Something Great

Arsene Wenger cobbled together starting lineups with spit and duct tape and Denilson and somehow the team dragged its ass over the finish line in third or fourth.

Thursday, January 24, 2008

Weekend Preview

Looking ahead to the biggest matchups in La Liga, Serie A, and the FA Cup, respectively.


Real Madrid (1st) vs. Villareal (3rd).
Los Merengues passed their first test of the second half with flying colors, edging a strong Atletico side 2-nil last weekend. Atletico's front partnership of Forlan and Aguero got a lot of the headlines going in, but it was Real's aging-like-fine-wine strikeforce of Raul and van Nistelrooy that decided the match. Oh, and Iker Casillas made two or three incredible saves (yawn) to run his clean sheet record to six matches straight in La Liga. Villareal, meanwhile, are quietly having a great season. They've been injury-free all year (oh snap, there's a jinx waiting to happen), and are putting a strong challenge in to regain Champions League football, something they've gone without for two seasons. Nihat has been in fine form up front, Pires is showing he's got something left in the tank, and the most talented young American (er, Italian... what kind of crap is this) in world soccer has 8 goals in La Liga competition.

The verdict: Sorry, Villareal. Real Madrid have been completely dominant at the Bernabeu, scoring 23, conceding 7, and winning all 9 games played. Count on them to sink el Submarino Amarillo, but Iker really can't keep this up, can he? Real Madrid 2 - 1 Villareal.


Udinese (5th) vs. Inter Milan (1st).
Poor Udinese. Playing well all season, they're now faced by the second of two Milan juggernauts in two weeks. But just because they've become Job for the scheduling gods, doesn't mean there's not hope. Last week, Inter struggled mightily against a mediocre (that's charitable) Parma side. In fact, they had no business DRAWING that game, let alone winning it. Instead, a harsh 88th minute penalty for handball was converted by Ibrahimovic, who then won it with an excellently controlled ball in injury time. Udinese were also extremely unlucky to lose last week, defending well, but falling victim to poor refereeing decisions and then Gilardino's extra time strike.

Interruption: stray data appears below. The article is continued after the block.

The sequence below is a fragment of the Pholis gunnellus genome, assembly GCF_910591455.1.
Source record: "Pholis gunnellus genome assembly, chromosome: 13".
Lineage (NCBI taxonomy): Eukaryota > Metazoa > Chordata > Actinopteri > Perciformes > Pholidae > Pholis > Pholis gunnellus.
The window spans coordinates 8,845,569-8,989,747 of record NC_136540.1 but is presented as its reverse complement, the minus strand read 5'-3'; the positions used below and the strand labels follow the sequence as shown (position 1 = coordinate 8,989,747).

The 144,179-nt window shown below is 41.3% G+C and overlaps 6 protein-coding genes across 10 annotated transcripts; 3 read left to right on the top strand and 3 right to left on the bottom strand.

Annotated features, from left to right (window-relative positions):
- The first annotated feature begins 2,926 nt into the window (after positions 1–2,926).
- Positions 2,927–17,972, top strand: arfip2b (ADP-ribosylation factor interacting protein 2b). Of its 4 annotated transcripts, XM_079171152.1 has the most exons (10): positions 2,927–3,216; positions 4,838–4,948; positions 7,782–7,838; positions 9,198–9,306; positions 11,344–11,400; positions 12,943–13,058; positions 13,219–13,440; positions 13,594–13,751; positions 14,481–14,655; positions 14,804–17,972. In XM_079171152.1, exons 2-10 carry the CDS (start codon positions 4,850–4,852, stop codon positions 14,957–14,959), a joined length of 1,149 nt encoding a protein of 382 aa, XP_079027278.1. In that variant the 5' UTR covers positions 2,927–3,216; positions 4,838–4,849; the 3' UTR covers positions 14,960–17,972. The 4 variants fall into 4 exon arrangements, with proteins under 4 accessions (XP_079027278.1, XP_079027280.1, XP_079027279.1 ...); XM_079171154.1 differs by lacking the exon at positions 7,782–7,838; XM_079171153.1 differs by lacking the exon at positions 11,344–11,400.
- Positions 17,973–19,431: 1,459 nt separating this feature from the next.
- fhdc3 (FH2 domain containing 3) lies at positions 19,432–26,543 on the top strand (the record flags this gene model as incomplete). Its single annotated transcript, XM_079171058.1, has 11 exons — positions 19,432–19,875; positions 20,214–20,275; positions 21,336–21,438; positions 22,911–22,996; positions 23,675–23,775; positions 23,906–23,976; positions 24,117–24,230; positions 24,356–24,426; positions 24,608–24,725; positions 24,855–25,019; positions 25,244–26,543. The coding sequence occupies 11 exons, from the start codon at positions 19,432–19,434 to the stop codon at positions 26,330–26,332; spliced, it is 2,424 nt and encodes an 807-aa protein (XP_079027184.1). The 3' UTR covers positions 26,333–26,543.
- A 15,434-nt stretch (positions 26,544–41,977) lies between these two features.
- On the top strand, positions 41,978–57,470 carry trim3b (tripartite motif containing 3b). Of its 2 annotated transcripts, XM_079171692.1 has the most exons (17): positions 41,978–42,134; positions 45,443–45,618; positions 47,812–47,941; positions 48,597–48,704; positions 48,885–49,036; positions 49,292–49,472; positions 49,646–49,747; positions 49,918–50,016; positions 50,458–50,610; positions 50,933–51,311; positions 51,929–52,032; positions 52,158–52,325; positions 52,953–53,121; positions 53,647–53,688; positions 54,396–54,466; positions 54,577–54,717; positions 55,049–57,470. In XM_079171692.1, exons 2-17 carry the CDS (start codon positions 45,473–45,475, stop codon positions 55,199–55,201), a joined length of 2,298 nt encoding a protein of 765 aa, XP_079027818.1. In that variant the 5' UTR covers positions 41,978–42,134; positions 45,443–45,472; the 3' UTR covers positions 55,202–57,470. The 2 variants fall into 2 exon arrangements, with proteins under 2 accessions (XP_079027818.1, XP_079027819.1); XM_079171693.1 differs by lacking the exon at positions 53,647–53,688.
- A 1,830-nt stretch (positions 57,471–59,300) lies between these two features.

The verdict: Things probably won't get any better for Udinese. Fiorentina is sitting in what was their fourth place spot, and look like a sheed to defeat lowly Empoli. Inter can't afford to drop points with Roma churning out results, and they won't. Udinese 0 - 1 Inter.


Manchester United vs. Tottenham Hotspur (FA Cup 4th Round).
Tottenham dismantled (there's no other word for it) the old enemy on Tuesday in front of a giddy White Hart Lane. To get to this fixture, new manager Juande Ramos took them past a solid Reading side without conceding a goal (!). It's for good reason, then, that many Spurs fans are proclaiming the corner turned. Not so fast, though. Their next three fixtures, including this one, are: away to Man U, away to Everton, and home to Man U. That's brutal. If they get out of that stretch with one win, I'll be convinced they're finally on track.

The verdict: Scoring is never a problem for Spurs; they're only two behind (44) leaders Man U and Arsenal (46) in the league. However, they can't stop conceding. On Tuesday, even when playing near-perfectly, they couldn't keep a clean sheet. Ronaldo, Rooney, and Tevez aren't going to let them, either. Man U 3 - 1 Spurs.

Tuesday, January 22, 2008

Tottenham vs. Arsenal

Carling Cup Semifinal, Second Leg.

A trip to Wembley is a trip to Wembley. That's all I have to say to those who claim the Carling Cup is not worth the concern of a big club. That's nonsense, and as everyone knows, the only time a cup "doesn't matter" is when your club hasn't won it. The opportunity to take the kids to another final is here, but this is going to be the first game of the season when the odds are stacked firmly against the Gunners.